2.4. Statistical Analysis

Multivariate logistic regression was used to estimate odds ratios in predicting the occurrence of intracranial aneurysms. Owing to the collinearity of the different facets of pigmentation, the effect of each pigmentation variable on the risk of aneurysm formation was evaluated in separate multivariate models. Each model was adjusted for age (treated as a continuous variable), smoking, and sex to correct for possible effects of these variables on pigmentation. Odds ratios were calculated for particular subgroups of pigmentation to facilitate interpretation of odds ratios associated with a respective subtype. Moreover, to evaluate trends in odds, ordinal variables were modeled as single, continuous, and independent variables. Additionally, an estimation (by Nagelkerke coefficient) of the percentage of variation explained by the developed model is presented, but we only reported the amount of explained variance which is added by the relevant pigmentation variable (or by handedness) in our stepwise logistic regression model, excluding the contributions by the covariates (see last column: + in Tables 2, 3, and 4). Analyses were done using SPSS 18 (IBM Corporation, Somers, NY, USA).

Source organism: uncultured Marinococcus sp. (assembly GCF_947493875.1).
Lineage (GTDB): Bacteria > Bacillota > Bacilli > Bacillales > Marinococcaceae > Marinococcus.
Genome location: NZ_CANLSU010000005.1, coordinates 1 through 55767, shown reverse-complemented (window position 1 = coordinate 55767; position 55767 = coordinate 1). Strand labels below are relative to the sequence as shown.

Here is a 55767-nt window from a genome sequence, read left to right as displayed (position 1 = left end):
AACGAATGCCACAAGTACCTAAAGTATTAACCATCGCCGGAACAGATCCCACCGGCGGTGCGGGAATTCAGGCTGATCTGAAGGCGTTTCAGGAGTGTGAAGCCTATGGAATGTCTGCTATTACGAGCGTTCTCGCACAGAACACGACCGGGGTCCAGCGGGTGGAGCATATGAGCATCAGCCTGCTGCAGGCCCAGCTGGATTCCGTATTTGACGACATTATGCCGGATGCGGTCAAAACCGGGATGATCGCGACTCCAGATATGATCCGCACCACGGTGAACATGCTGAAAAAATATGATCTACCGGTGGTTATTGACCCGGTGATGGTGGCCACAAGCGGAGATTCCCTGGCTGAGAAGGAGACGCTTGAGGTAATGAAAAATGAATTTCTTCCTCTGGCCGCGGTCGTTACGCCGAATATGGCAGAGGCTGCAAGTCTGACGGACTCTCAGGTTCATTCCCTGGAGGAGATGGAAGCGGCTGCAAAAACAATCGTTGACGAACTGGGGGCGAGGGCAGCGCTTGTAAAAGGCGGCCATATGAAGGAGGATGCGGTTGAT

tab2
Table 2: Results of logistic regression in Sample I.
tab3
Table 3: Results of logistic regression in Sample II.
tab4
Table 4: Results of logistic regression in data combined from Samples I and II.

3. Results

Multivariate logistic regression was done on the three global groups of hair and eye color, respectively. Respective analyses showed different results for hair and eye pigmentation, with odds ratios adjusted for age, smoking, and sex (Table 2). Hair color showed a pronounced effect in predicting the occurrence of intracranial aneurysms, indicating an increasing degree of association with decreasing pigmentation of hair ( for trend <0.001). Compared to dark colored hair, blond hair and very light hair were highly associated with intracranial aneurysm (odds ratio: 23.50; 95% confidence interval [CI]: 3.99 to 138.24). By contrast, the regression with pigmentation levels of eyes as explanatory variable showed no significant effect (Table 2).